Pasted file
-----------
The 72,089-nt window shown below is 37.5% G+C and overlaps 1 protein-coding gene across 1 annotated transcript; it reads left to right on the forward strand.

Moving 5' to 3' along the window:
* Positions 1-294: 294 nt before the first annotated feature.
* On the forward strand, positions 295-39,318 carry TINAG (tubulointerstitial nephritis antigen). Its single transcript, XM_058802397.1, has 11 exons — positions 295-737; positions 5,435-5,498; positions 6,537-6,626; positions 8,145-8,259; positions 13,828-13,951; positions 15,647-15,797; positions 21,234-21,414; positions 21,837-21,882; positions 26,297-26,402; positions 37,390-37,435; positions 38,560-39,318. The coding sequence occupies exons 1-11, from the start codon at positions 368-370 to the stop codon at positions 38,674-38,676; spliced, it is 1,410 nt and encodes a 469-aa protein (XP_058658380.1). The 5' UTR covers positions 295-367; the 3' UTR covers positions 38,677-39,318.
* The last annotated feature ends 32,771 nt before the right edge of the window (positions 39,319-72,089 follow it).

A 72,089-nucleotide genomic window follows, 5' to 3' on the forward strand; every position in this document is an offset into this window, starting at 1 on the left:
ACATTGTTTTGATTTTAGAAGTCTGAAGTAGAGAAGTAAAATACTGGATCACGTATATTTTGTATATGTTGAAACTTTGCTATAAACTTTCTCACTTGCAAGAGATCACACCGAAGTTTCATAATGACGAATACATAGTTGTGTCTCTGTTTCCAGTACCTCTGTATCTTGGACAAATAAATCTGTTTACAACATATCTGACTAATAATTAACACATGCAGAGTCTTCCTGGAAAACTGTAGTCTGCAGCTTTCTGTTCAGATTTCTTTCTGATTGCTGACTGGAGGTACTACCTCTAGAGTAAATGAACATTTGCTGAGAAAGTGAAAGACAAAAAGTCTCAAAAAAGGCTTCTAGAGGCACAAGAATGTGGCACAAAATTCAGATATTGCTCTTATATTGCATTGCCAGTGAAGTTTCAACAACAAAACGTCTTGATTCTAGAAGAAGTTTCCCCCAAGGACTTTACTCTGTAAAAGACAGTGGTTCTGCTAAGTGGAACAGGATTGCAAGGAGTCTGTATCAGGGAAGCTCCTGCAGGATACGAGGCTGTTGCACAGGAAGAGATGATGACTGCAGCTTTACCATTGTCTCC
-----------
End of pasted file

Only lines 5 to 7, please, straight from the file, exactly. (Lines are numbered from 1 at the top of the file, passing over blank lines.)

* The last annotated feature ends 32,771 nt before the right edge of the window (positions 39,319-72,089 follow it).

A 72,089-nucleotide genomic window follows, 5' to 3' on the forward strand; every position in this document is an offset into this window, starting at 1 on the left:
ACATTGTTTTGATTTTAGAAGTCTGAAGTAGAGAAGTAAAATACTGGATCACGTATATTTTGTATATGTTGAAACTTTGCTATAAACTTTCTCACTTGCAAGAGATCACACCGAAGTTTCATAATGACGAATACATAGTTGTGTCTCTGTTTCCAGTACCTCTGTATCTTGGACAAATAAATCTGTTTACAACATATCTGACTAATAATTAACACATGCAGAGTCTTCCTGGAAAACTGTAGTCTGCAGCTTTCTGTTCAGATTTCTTTCTGATTGCTGACTGGAGGTACTACCTCTAGAGTAAATGAACATTTGCTGAGAAAGTGAAAGACAAAAAGTCTCAAAAAAGGCTTCTAGAGGCACAAGAATGTGGCACAAAATTCAGATATTGCTCTTATATTGCATTGCCAGTGAAGTTTCAACAACAAAACGTCTTGATTCTAGAAGAAGTTTCCCCCAAGGACTTTACTCTGTAAAAGACAGTGGTTCTGCTAAGTGGAACAGGATTGCAAGGAGTCTGTATCAGGGAAGCTCCTGCAGGATACGAGGCTGTTGCACAGGAAGAGATGATGACTGCAGCTTTACCATTGTCTCC